beradero

November 23, 2010 8:49 PM

This is my best shot at singing an a capella Brazilian cowboy song.

This month's challenge nudged me to try a cover of a Chico Cesar tune.

My favorite part about it is that the first line translates as "the sad eyes of the tape turn around and around in the recorder" and the vocals try to match that image.

posted by umbú (9 comments total) 5 users marked this as a favorite

Man, this really sounds like some kind of field recording to me. All that's missing is the off-mic sound of a screen door closing, some horses stirring and whinnying, and some happy, drunken shouts of encouragement from cachaça-fueled gaúchos. And I love how your voice breaks in those semi-yodel bits. Great!
posted by flapjax at midnite at 2:19 AM on November 24, 2010


Listening to this makes me want to yell sonofabitch!!, but it appears to me that's not the kind of praise that is appreciated around here.

You nailed this. It's a fantastic rendition, and a phenomenal choice of song. Beautifully nordestina, with great lyrics and the fact that it's just a voice without instruments gives it the perfect "herding song" feel. Like something someone started improvising on a fence, any afternoon. I don't know the original. Googling a bit I found a bunch of people covering in home videos and a performance by Chico César with berimbaus and other drony instruments. Is the original A Capella as well?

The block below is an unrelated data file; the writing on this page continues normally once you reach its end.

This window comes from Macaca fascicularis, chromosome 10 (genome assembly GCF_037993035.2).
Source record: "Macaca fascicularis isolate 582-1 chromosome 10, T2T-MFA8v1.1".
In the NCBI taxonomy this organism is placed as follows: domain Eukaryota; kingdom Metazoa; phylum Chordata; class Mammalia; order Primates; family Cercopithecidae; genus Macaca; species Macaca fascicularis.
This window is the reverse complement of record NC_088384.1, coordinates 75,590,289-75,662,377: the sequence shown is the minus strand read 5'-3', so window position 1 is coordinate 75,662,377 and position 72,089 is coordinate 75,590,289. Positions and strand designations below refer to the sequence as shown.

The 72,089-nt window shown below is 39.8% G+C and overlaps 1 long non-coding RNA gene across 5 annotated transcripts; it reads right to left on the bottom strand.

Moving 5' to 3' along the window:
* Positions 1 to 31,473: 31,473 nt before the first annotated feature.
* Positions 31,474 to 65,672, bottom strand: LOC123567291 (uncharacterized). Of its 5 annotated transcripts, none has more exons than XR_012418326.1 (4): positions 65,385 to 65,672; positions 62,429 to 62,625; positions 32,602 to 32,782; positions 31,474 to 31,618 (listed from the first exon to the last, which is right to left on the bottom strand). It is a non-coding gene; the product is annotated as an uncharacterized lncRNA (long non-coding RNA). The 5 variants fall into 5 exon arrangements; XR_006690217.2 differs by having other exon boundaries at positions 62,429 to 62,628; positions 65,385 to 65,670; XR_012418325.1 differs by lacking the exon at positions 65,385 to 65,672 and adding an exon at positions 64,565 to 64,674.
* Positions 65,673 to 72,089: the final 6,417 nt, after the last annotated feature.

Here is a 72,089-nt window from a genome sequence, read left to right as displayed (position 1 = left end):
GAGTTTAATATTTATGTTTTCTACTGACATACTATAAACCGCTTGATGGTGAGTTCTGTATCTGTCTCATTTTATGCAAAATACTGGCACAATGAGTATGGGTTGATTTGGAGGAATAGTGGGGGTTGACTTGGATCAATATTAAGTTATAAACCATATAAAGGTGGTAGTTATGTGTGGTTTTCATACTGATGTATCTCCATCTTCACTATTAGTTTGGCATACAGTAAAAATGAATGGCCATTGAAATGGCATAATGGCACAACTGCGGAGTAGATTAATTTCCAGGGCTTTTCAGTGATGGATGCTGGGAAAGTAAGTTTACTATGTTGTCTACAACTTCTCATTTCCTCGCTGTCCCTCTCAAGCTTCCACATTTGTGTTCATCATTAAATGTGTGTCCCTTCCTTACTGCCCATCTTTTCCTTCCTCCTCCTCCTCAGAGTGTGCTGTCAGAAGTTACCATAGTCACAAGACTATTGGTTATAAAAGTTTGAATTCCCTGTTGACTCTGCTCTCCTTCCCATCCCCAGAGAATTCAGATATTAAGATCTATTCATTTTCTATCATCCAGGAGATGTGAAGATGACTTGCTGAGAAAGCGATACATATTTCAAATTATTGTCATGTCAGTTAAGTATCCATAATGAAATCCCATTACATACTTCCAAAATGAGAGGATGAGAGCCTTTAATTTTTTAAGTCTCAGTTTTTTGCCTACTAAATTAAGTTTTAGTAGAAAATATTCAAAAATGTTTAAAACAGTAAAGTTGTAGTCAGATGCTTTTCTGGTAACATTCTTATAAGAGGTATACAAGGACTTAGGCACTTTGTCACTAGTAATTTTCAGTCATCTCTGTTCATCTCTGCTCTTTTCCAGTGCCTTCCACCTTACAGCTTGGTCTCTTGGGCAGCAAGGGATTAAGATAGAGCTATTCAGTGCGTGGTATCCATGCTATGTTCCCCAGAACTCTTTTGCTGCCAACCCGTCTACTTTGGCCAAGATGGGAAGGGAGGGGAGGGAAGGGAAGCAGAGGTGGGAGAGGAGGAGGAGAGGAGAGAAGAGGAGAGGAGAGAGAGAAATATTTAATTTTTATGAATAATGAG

Finally, what lyrics. ...A cigana analfabeta lendo a mao de Paulo Freire (the blind fortune-teller reading the hand of Paulo Freire)... just beautiful. Perfect choice of song to cover, I insist.
posted by micayetoca at 4:35 AM on November 24, 2010


Yes, this is great.
I chuckled a bit at the end when it speeds up, even though I have no idea what you're singing.
posted by chococat at 7:59 AM on November 24, 2010


Hey, this is great man. It's really cool to hear some more music that's notinenglish. I don't know the words either, but that's cool because the cowboy imagery really comes through.

Ayyiiiiiiiii!!!!
posted by snsranch at 3:57 PM on November 29, 2010


Yeah, I have no idea what's going on here, lyrically, but I think micayetoca's note about a "herding song" feeling is spot-on. This is cool.
posted by uncleozzy at 5:24 AM on November 30, 2010


I made a little mistake with the phrase I translated up there, I just noticed. It isn't a "blind" fortune-teller, it's an "illiterate" fortune teller. An illiterate fortune-teller reading the hand of Paulo Freire, which really changes the meaning of the phrase and makes it less corny and all around better. My mistake.
posted by micayetoca at 8:05 AM on November 30, 2010


Thanks, all. There are lots of plays on words in this song, so it’ll be tricky to translate all of it, but here’s my best attempt:

Beradero [1]

The sad eyes of the tape
Going around in the recorder
A girl sewing clothes
With the line of the equator
And the voice of the Saint saying
What am I doing
Up here on this float [2]

The paint paints the asphalt
Decorates the driver’s soul
It is the color of the heart of the city